Alternative Press' Answer to NCN

By: Steve Outing

New Century Network officially launched its NewsWorks site recently, which aggregates content from U.S. daily newspapers. Left out of that Web news venture are America's spirited alternative newsweeklies, which are every bit as invested in Internet publishing.

Without as much notice as NCN's public debut, a similar service "soft-launched" at about the same time specifically for the alternatives. It's called Weekly Wire, and is designed to be a national news and entertainment site that culls the best stories (selected for having national interest) from the U.S. alternative press.

Like NewsWorks, Weekly Wire selects what it considers to be the best journalism produced in the previous week by the alternative press to create a national site that it expects to attract a national audience. Like Newsworks, it drives traffic down to local newspaper sites. And like NewsWorks, Weekly Wire uses links and promotion from its affiliate newspapers to drive traffic to itself, thus earning new advertising revenues and sharing the take with affiliate publishers.

Independents join forces

Weekly Wire is a creation of DesertNet LLC, a privately held Tucscon, Arizona-based company that is partly owned (30%) by Tucson Weekly, an independent alternative newsweekly. At launch, Weekly Wire had 8 affiliates: Tucson Weekly, the Weekly Alibi (Albuquerque, New Mexico), Nashville Scene, Memphis Flyer, Gambit Weekly (New Orleans), Austin Chronicle, Salt Lake City Weekly, and Knoxville Metro Pulse. All are independently owned newspapers. To date, the alternative newsweekly chains haven't signed on.

DesertNet CEO Wil Gerken says he hopes to have at least 25 newspapers participating by the end of the year, out of a pool of more than 100 members of the Association of Alternative Newsweeklies (AAN).

Gerken says that Weekly Wire is not about listings or classifieds, two staples of alternative papers' revenue streams, but rather is trying to profit from the "journalism with an attitude" that is the stock in trade of the alternative press. He believes that people will be attracted by the strength of the editorial content -- which, like at most sites, is given away free.

The national online alternative newspaper site is divided up into six sections: News & Opinion; Film & TV; Music; Arts & Leisure; Books; and Comics.

When a story is selected from an affiliate paper, it is repackaged to include Weekly Wire branding (accompanying the originating publisher's brand, of course) and Weekly Wire-sold banner advertising. The local-site ads that might accompany the story as it appears on the original site are not there, but you will find links back to the paper's local Web site.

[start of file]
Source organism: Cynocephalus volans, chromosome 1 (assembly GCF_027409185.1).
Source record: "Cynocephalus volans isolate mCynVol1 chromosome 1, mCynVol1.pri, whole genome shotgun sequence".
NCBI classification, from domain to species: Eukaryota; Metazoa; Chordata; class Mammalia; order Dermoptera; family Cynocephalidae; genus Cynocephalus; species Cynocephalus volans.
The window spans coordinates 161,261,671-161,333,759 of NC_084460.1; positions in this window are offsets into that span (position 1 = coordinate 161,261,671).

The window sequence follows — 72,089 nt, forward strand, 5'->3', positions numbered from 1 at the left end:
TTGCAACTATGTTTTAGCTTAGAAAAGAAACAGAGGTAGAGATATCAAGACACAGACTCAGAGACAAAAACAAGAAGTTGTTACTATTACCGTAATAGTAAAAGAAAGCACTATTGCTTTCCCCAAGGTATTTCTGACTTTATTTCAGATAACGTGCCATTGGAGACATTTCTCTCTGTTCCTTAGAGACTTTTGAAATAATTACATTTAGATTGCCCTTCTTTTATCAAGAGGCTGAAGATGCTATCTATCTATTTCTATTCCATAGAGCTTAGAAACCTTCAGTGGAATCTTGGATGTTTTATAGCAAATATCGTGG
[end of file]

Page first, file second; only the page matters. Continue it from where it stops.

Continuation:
Weekly Wire hopes to work with national ad agencies, and when interviewed for this column Gerken was interviewing with several. National advertisers will be able to buy specific topic areas (say, music or theater) and/or specific geographic areas represented by affiliate newspapers. While Weekly Wire is primarily responsible for selling ads into the site, local newspapers also can sell into Weekly Wire. (So, an affiliate might place a local advertiser on its own piece of the Weekly Wire service as well as its own Web site.) Weekly Wire is working with New York-based Real Media, a newspaper Web ad placement network.

Gerkin says that the affiliate publishers get a majority of the ad revenues generated by the service.

Affiliate promotion

As part of the deal, affiliate sites provide a good deal of promotion for Weekly Wire, with links and banners on their own Web sites and by running ads in their print editions. Gerkin also is planning a campaign of traditional advertising in print and on the Web in late July and August, when the site goes through a more formal public launch. The site soft-launched in time for the AAN annual convention in Montreal one and a half weeks ago.

Up next, says Gerken, are "Push" features and mailing lists that will alert or deliver to readers updated content that matches their interests (topical and/or geographical). The 5-person DesertNet staff also are working on a "big brother" feature that watches a consumer's usage of the site and builds a "custom paper" based on previous history of usage. The feature will keep track of a user by utilizing cookies. A PaperBoy feature already is partly in place, which lets a site user select publications and sections they are most interested in and assembles matching content into a custom navigation page.

Gerken says the overall concept is complementary to what alternative newspapers are already doing with their Web sites, bringing in some national advertising dollars and bringing added exposure to the local sites from a national audience -- thus increasing local Web traffic and thus local ad revenues.

The concept sounds good in theory. The big question is whether consumers who have such a wide choice of free news content available on the Web will gravitate to a site that repurposes news from other publications. Like many other Web news projects, this one's success may hinge on how good a job the affiliates and Weekly Wire do in promoting it in print and through its available Web marketing channels.

Contact: Wil Gerken,


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This column is written by Steve Outing exclusively for Editor & Publisher Interactive three days a week. News, tips, and other communications may be sent to Mr. Outing at

The views expressed in the above column do not necessarily represent the views of the Editor & Publisher company


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